The Mariners’ rebuild makes sense, but that doesn’t mean it isn’t annoying
Add the Mariners to the growing list of extreme all-or-nothing teams, which increases the odds that we’ll be seeing the same teams next October.
The Seattle Mariners won 89 games last year, but that wasn’t enough to break the worst postseason drought in North American sports. If you consider the first clause of that sentence with the second clause — how sentences work, usually — you might be surprised that the Mariners are undergoing a dramatic teardown and rebuilding process. The team was close to the postseason last year; every rookie who hit a home run the last time the Mariners made the postseason has already retired. You would think there would be some urgency.
There’s that pesky context to consider, though. While the Mariners were 89-73, their Pythagorean record was 77-85, which suggests something wrong under the hood. One of the team’s brightest offensive lights is a free agent, and he was going to be 38 anyway. Of the players who could hit, just two of them were under 30. They had some money to spend if they wanted to address their major concerns, but not a lot. And, above all, they would be chasing the Astros, an excellent, fire-forged team from the depths of their nightmares.
There is an argument to be made that the Mariners are right to look toward the future. Considering how mediocre their roster really was, 89 wins be damned, it’s a sound argument.
Because I have no horsie in this race, though, I can complain a little bit. The team-that-was-just-interesting teardown isn’t the worst kind of teardown, but it’s definitely not the best. The hierarchy of rebuilding sadness goes something like this:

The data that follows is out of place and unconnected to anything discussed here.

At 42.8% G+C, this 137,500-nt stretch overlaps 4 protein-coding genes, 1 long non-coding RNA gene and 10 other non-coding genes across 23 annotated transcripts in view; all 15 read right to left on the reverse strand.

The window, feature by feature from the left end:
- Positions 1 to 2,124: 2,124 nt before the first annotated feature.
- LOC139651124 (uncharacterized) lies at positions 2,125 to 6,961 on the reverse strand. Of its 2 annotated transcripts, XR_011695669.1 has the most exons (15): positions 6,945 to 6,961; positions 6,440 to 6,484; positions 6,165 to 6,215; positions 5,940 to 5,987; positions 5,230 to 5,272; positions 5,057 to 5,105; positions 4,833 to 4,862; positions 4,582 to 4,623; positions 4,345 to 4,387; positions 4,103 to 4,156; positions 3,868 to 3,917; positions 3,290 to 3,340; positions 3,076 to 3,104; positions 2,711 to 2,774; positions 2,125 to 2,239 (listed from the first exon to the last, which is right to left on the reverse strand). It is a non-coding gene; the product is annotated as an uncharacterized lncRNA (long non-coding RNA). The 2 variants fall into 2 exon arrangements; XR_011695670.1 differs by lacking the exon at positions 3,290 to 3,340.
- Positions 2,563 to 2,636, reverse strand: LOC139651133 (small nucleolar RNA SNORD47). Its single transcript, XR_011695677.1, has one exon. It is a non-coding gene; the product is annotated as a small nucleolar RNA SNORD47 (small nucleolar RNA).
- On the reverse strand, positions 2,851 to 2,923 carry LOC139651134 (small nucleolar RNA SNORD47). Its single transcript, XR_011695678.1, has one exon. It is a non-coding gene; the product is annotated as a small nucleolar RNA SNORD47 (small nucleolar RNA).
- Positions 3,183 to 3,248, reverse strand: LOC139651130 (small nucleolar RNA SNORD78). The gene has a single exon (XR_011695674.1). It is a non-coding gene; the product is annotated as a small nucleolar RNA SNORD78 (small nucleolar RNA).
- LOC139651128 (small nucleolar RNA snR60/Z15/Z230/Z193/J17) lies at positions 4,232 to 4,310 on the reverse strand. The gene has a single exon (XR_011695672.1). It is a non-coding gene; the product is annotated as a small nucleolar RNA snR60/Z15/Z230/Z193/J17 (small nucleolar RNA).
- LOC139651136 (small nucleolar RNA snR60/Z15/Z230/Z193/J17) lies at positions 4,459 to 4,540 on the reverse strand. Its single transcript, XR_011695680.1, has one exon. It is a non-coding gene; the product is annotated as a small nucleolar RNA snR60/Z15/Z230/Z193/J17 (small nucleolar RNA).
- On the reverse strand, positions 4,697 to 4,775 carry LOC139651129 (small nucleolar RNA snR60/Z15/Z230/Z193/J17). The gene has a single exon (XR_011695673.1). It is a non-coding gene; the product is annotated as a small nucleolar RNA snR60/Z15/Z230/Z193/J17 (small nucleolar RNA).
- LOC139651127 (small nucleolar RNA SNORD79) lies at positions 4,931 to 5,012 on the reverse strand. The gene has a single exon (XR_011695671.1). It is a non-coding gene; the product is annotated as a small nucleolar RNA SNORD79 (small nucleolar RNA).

Team that was recently excellent (e.g., the ‘97 World Series-winning Marlins)Team that could probably have been more aggressive with owners willing to spend (‘18 Pirates)Team that was recently competitive (e.g., the ‘18 Mariners)Team that had to admit the dream was over (e.g., the ‘15 Reds)Team that probably should have done this a while ago (e.g., c’mon, ‘18 Orioles, I’m eating here)
The Astros desperately needed to sink into the fire and rise anew from the ashes. So did the Cubs. These are the teams that are proofs of concept for any franchise looking for a sunny future on a rainy day, with the Braves being the latest example. Once a team has all of the prospects, then they’ll have money to spend, and they’ll have the freedom to spend it exactly the way it needs to be spent. It’s like everyone in baseball watched the same infomercial and received the free introductory volume (with no commitment to buy!)
There will be teams who try to be the Astros or Cubs and fail miserably, however. Think of the Royals or Pirates screwing up year after year of high draft picks in the ‘90s and ‘00s. These teams — and there will be several of them from this latest rebuilding fad — will alienate their fans horribly. When there are a dozen or so rebuilders at the same time, it becomes something like a baseball Ponzi scheme. There are only so many prospects to go around, so many good players, and not all of the teams promising their fans a return on their emotional investment will be able to pay out.
When you put it like that, it would seem like double jeopardy for the Mets to rebuild. Good for them for trying to contend.